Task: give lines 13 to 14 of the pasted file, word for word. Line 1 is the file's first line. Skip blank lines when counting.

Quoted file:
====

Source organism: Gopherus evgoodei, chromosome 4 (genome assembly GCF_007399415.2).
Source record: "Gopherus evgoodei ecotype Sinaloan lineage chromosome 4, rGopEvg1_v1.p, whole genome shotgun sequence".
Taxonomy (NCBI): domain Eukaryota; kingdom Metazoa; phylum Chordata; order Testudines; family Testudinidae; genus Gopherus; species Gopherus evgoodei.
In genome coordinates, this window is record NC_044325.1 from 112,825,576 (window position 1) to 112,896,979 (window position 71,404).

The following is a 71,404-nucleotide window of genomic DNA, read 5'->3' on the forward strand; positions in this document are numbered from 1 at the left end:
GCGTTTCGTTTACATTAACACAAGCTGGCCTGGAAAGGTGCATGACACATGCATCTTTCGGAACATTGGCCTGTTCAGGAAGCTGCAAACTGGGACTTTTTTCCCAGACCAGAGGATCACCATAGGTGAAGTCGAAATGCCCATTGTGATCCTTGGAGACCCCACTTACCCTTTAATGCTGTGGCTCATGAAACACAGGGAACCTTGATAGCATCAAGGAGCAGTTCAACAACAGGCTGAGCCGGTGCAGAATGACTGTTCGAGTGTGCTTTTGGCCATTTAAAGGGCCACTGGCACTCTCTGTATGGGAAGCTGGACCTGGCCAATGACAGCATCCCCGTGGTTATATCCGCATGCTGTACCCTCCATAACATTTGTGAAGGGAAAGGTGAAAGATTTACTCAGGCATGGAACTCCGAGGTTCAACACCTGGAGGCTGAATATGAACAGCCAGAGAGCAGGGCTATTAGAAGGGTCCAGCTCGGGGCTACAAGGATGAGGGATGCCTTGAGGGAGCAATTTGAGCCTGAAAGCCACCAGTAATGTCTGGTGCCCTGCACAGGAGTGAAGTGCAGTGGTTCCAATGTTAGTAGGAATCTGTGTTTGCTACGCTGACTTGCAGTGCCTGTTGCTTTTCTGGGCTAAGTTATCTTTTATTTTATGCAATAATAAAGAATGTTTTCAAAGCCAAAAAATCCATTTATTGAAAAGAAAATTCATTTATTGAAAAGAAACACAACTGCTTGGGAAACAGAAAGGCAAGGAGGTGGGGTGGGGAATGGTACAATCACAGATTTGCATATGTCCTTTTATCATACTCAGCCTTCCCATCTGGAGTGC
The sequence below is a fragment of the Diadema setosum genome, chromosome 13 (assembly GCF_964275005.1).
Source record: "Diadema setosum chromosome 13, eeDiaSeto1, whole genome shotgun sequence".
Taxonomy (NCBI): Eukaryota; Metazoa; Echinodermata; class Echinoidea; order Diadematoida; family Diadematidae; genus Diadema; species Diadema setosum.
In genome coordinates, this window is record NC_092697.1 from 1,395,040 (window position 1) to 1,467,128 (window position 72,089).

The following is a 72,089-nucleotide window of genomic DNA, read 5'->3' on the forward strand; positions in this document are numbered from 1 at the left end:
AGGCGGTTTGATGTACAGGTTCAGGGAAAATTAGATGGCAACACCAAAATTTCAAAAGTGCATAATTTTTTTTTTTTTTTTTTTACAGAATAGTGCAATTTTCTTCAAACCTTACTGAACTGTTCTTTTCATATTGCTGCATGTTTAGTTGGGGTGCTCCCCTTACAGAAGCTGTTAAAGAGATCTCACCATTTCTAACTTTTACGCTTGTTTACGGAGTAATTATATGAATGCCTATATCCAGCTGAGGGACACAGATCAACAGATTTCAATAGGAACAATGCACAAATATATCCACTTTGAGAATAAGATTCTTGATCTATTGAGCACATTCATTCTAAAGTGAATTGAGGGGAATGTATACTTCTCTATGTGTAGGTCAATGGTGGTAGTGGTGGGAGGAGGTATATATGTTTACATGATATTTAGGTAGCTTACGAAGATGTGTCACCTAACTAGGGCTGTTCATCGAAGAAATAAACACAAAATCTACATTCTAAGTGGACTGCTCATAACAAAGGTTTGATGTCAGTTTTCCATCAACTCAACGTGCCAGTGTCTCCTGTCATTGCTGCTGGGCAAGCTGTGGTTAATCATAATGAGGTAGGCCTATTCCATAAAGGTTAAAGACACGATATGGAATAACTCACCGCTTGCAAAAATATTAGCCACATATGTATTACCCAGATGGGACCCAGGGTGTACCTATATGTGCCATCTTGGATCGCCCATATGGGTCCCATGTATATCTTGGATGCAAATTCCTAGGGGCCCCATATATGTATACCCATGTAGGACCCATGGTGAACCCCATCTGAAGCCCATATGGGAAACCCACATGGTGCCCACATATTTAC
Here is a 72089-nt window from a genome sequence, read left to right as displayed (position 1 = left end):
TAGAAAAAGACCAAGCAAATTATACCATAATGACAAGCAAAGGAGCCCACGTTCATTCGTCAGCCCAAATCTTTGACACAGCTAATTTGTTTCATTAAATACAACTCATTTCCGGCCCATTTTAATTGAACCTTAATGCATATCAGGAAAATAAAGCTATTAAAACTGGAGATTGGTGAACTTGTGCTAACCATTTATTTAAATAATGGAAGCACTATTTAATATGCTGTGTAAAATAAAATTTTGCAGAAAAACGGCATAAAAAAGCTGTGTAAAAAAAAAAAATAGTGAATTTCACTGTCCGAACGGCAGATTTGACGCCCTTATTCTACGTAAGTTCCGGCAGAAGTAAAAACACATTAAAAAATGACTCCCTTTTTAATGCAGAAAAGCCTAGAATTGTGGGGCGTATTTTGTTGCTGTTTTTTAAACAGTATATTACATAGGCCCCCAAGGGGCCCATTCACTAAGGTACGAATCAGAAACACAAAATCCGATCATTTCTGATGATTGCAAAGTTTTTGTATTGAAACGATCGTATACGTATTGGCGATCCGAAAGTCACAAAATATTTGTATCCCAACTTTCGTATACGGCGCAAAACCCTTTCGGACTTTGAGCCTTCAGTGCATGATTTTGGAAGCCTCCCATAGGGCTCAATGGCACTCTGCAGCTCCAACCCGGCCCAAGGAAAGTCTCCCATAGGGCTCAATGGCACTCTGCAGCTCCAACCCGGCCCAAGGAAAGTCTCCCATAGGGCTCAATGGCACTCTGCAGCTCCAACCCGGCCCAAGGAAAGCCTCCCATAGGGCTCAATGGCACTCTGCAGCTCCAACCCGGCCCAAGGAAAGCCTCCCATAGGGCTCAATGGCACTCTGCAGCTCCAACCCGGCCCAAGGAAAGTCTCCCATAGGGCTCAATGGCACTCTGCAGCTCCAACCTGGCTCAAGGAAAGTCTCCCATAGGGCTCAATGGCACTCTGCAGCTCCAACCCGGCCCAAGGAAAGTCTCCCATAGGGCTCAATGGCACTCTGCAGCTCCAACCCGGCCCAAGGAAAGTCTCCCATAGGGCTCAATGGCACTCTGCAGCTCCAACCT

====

Here is a 72089-nt window from a genome sequence, read left to right as displayed (position 1 = left end):
TAGAAAAAGACCAAGCAAATTATACCATAATGACAAGCAAAGGAGCCCACGTTCATTCGTCAGCCCAAATCTTTGACACAGCTAATTTGTTTCATTAAATACAACTCATTTCCGGCCCATTTTAATTGAACCTTAATGCATATCAGGAAAATAAAGCTATTAAAACTGGAGATTGGTGAACTTGTGCTAACCATTTATTTAAATAATGGAAGCACTATTTAATATGCTGTGTAAAATAAAATTTTGCAGAAAAACGGCATAAAAAAGCTGTGTAAAAAAAAAAAATAGTGAATTTCACTGTCCGAACGGCAGATTTGACGCCCTTATTCTACGTAAGTTCCGGCAGAAGTAAAAACACATTAAAAAATGACTCCCTTTTTAATGCAGAAAAGCCTAGAATTGTGGGGCGTATTTTGTTGCTGTTTTTTAAACAGTATATTACATAGGCCCCCAAGGGGCCCATTCACTAAGGTACGAATCAGAAACACAAAATCCGATCATTTCTGATGATTGCAAAGTTTTTGTATTGAAACGATCGTATACGTATTGGCGATCCGAAAGTCACAAAATATTTGTATCCCAACTTTCGTATACGGCGCAAAACCCTTTCGGACTTTGAGCCTTCAGTGCATGATTTTGGAAGCCTCCCATAGGGCTCAATGGCACTCTGCAGCTCCAACCCGGCCCAAGGAAAGTCTCCCATAGGGCTCAATGGCACTCTGCAGCTCCAACCCGGCCCAAGGAAAGTCTCCCATAGGGCTCAATGGCACTCTGCAGCTCCAACCCGGCCCAAGGAAAGCCTCCCATAGGGCTCAATGGCACTCTGCAGCTCCAACCCGGCCCAAGGAAAGCCTCCCATAGGGCTCAATGGCACTCTGCAGCTCCAACCCGGCCCAAGGAAAGTCTCCCATAGGGCTCAATGGCACTCTGCAGCTCCAACCTGGCTCAAGGAAAGTCTCCCATAGGGCTCAATGGCACTCTGCAGCTCCAACCCGGCCCAAGGAAAGTCTCCCATAGGGCTCAATGGCACTCTGCAGCTCCAACCCGGCCCAAGGAAAGTCTCCCATAGGGCTCAATGGCACTCTGCAGCTCCAACCT